So the 41st Giornate del Cinema Muto, and my personal 11th, draws to a close with two British silent films. What is that they say about saving the best for last?
I was certainly in Italy this morning, with the Italian drama Profanazione (Eugenio Pergeo, 1924-6) – a tale of adultery, corruption, suspicious, lost pets and automobile accidents. This was spirited drama, if very heavy on the intertitles, with Leda Gys as a woman who strays and yet is more sinned against than sinning. That title translates into English as “defilement”, which gives you a sense of the subject matter, I think, and why censorship delayed the film’s release for so long. Gys is every inch the star, though notably more restrained than the diva mode, and she is the heart of this film that despite its twists and turns, is very much a serious film for grownups.
Which is not quite true of the film I saw next. Stanlio and Ollio in Ladroni (Night Owls, James Parrott, 1930). This is certainly a curio. A Spanish-language version of a Laurel and Hardy talkie, that was released in an Italian dub. Said Italian dub has not survived but the Spanish version has. So this is that Spanish-language film with the dialogue muted and Italian subtitles burned in. There are some good jokes here, but this is not a film for anyone susceptible to nightmares. Without dialogue, talkie slapstick is a symphony of violence. Stan and Ollie cannot communicate in words, but they can shush each other and miaow plaintively, in impersonation of cuts. In this world, the only real sounds are those that record pain and humiliation: broken glass and ripped trousers. And the occasional bellow of “Silenzio!/¡Silencio!” Truly surreal and utterly chilling – though I did enjoy the polar bear in he pianola.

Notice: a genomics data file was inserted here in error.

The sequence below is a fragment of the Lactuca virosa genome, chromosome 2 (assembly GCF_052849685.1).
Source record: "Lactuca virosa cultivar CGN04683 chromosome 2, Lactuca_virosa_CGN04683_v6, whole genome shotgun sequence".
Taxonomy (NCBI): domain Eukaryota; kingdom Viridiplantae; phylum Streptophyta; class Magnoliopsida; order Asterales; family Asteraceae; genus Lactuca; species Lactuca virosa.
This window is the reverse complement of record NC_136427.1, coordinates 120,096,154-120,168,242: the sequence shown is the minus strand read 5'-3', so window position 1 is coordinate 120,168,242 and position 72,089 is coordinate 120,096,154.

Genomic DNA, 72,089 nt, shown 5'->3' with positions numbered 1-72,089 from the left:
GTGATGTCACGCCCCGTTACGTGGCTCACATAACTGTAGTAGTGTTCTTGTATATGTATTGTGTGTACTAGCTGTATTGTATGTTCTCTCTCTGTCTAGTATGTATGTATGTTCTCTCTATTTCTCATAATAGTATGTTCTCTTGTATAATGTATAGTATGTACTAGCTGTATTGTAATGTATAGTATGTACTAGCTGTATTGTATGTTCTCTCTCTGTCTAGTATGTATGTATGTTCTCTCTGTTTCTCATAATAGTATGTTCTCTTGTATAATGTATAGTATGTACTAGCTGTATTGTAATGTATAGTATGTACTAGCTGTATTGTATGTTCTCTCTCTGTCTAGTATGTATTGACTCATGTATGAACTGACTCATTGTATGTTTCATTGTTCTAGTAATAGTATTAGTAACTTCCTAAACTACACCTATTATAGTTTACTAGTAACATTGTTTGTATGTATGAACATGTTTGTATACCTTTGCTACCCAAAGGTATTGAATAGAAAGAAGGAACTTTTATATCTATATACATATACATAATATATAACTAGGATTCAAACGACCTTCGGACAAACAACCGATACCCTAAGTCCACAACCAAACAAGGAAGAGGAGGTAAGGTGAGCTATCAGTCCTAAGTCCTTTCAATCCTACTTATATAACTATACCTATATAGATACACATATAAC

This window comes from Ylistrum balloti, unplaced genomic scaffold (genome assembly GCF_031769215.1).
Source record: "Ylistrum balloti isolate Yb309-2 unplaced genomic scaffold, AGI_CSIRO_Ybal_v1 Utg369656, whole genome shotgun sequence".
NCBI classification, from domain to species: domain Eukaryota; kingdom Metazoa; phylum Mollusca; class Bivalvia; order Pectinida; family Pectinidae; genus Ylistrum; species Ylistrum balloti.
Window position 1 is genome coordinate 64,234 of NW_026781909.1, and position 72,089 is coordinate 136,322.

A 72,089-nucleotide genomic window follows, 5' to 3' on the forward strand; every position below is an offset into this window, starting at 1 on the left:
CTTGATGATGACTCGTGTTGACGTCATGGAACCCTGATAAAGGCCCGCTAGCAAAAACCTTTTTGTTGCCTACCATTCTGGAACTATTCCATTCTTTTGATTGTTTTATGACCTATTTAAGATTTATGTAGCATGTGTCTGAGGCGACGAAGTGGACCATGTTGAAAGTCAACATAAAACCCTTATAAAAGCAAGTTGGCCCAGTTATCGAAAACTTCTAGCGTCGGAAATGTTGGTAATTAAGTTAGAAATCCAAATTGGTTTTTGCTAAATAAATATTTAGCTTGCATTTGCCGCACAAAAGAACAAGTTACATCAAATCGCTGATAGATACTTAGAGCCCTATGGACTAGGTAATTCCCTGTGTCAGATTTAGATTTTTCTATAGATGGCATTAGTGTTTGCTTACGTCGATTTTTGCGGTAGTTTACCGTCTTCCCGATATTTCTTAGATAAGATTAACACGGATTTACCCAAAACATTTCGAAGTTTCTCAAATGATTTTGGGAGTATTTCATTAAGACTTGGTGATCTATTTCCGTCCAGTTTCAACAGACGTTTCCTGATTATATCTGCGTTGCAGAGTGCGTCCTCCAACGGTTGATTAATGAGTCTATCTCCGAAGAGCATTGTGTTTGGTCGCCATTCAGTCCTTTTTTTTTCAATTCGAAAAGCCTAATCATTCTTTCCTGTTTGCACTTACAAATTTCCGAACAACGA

A little lunch with friends, and a caffe lungo with my laptop later, and I was ready to return to the fray. Only to be welcomed by more (and more welcome) slapstick: Charley Chase in Ruritanian comedy caper Long Fliv the King (Leo McCarey, 1926). Such a joy this, with an especially funny swordfight scene – I enjoyed the footmen carrying a stretcher behind Charley, assuming that it was easier to catch him before he falls than scrape him up afterwards.
As such, it was the perfect amuse-bouche to Anthony Asquith’s The Runaway Princess (1929), a Ruritanian comedy of a lighter, more sophisticated style. This stars Austrian actress Mady Christians as the heir to the Grand Duchy of Lothen-Kunitz slumming it in London, after she takes fright at the idea of marriage. It also features Norah Baring as an elegant, malevolent “lady forger”. When that lady raises an eyebrow, you really know about it. Asquith-lite maybe, but this has real charm and style and I do enjoy the police station denouement. And the roller-skating fashion-parade foul-up.
Similarly to the previous programme, the closing gala offered us a Ruritanian slapstick spoof followed by a feature by a Great British Auteur (TM). So Stan Laurel demonstrated his gift for parody in the rib-tickling Rupert of Hee Haw (Percy Pembroke, 1924), which sent up every Ruritanian trope we have enjoyed this week, but somehow left me with even more affection for the genre.